defines engagement as a multi-dimensional construct involving four types of
engagement and associated indicators.
- Academic engagement refers to time on task, academically engaged time,
or credit accrual.
- Behavioral engagement includes attendance, avoidance of suspension, classroom
participation, and involvement in extracurricular activities.
- Cognitive engagement involves internal indicators including processing
academic information or becoming a self-regulated learner.
- Psychological engagement includes identification with school or a sense
These indicators of engagement are influenced by the contexts of home, school,
and peers. For example, school policies and practices such as a positive school
climate or the quality of a teacher-student relationship can affect the degree
to which a student is engaged in school. Similarly, the provision of academic
or motivational support for learning by parents or family members can enhance
students’ connection with school and increase success in school. A focus
on factors that facilitate engagement is a promising approach to guide the development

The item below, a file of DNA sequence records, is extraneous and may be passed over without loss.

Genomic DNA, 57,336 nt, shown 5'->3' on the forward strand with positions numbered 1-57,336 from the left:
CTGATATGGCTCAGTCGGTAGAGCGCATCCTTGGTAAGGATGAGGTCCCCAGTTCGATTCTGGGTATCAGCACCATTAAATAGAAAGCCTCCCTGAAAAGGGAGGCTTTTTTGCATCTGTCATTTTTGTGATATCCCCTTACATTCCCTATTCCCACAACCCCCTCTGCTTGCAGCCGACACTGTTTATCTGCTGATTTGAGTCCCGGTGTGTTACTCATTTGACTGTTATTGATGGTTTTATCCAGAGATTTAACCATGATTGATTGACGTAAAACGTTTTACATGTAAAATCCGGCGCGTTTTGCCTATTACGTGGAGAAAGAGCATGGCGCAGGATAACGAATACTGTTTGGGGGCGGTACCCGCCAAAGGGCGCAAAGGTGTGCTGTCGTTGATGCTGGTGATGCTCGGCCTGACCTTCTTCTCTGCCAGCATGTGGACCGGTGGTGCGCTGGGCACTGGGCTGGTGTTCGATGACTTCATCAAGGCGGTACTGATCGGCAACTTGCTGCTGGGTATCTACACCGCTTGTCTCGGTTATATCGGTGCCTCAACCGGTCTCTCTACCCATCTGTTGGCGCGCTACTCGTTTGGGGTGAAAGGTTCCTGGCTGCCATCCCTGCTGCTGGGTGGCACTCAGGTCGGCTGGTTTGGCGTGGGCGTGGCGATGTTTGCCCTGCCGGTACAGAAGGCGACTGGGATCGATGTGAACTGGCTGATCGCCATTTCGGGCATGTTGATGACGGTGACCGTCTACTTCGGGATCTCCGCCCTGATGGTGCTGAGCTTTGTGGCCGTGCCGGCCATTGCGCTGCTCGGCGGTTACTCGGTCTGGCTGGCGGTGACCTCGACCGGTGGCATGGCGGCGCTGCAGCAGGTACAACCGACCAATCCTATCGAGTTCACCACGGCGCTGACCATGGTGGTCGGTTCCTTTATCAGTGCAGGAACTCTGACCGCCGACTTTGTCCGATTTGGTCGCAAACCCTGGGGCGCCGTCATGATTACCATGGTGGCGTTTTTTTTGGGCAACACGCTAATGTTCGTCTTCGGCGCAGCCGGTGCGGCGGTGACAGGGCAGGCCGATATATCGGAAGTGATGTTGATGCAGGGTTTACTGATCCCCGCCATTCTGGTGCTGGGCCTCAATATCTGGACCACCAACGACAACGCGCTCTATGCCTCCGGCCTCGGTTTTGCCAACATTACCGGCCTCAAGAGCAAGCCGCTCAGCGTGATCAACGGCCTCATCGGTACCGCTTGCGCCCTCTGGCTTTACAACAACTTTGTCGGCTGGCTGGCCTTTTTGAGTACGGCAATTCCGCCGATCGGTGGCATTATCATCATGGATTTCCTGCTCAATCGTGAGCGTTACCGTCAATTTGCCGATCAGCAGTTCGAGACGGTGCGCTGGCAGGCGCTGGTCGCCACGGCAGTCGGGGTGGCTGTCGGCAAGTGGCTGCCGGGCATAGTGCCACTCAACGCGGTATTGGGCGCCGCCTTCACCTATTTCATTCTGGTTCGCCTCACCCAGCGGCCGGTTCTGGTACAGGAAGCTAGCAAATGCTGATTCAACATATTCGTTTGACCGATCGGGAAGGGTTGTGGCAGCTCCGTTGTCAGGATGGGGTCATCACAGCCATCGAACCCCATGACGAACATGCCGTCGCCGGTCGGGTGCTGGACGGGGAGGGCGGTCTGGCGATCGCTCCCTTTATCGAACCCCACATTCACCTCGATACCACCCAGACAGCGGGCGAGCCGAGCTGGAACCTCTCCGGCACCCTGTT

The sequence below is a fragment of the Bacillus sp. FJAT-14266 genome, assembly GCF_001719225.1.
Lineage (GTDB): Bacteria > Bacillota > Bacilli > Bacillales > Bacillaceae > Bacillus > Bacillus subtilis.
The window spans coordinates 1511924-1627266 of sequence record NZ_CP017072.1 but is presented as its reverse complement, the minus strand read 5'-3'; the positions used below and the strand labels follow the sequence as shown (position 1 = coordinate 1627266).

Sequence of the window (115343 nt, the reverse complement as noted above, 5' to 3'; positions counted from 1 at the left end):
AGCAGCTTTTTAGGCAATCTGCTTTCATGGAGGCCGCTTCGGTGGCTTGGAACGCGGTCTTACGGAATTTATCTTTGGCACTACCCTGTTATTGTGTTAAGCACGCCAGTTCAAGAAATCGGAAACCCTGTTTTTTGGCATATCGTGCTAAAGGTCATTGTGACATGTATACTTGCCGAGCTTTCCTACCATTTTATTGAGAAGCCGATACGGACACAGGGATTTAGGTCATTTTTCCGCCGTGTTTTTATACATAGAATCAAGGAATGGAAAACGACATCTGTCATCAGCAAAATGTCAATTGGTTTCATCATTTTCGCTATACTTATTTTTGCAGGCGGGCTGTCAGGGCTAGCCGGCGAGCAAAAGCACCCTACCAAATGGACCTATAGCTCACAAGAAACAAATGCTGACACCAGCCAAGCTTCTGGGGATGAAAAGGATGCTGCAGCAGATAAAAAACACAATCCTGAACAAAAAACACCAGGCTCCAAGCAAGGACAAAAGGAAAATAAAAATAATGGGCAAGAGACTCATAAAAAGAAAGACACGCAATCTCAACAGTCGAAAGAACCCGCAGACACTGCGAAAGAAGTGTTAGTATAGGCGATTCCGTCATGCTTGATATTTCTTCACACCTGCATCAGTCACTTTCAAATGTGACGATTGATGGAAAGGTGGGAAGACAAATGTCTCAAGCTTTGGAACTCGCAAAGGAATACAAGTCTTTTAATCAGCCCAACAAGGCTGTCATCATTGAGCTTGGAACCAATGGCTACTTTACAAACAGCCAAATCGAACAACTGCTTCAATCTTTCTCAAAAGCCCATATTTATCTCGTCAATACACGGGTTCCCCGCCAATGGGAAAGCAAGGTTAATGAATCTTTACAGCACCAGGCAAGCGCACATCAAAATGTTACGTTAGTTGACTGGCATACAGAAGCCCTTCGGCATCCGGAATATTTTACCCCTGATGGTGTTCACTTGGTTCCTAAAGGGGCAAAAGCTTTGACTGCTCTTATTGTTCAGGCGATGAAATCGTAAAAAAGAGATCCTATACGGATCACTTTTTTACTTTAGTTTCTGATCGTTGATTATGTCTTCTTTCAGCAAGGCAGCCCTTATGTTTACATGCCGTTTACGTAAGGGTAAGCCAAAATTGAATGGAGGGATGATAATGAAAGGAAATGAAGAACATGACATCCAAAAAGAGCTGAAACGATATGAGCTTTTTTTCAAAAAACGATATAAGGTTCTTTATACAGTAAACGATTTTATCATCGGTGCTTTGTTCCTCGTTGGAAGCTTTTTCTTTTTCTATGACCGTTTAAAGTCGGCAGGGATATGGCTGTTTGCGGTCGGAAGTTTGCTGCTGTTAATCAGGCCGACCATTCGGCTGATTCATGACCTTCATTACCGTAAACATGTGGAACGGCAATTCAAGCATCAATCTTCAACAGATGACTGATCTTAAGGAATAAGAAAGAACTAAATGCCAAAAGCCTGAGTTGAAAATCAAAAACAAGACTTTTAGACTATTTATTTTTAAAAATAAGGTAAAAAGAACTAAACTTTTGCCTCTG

of effective interventions promoting school completion. More and more studies
are recognizing the complex interplay between student, family, school, and community
variables in shaping students’ paths toward early school withdrawal or
successful school completion (Hess & Copeland, 2001; Valez & Saenz,
2001; Worrell & Hale, 2001).
1.19MB, 84 pages
Citation: Lehr, C. A., Johnson, D.
R., Bremer, C. D., Cosio, A., & Thompson, M. (2004). Essential
tools: Increasing rates of school completion: Moving from policy and research
to practice. Minneapolis, MN: University of Minnesota, Institute
on Community Integration, National Center on Secondary Education and Transition.
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Center on Secondary Education and Transition (NCSET). NCSET is supported
through a cooperative agreement #H326J000005 with the U.S. Department
of Education, Office of Special Education Programs. Opinions expressed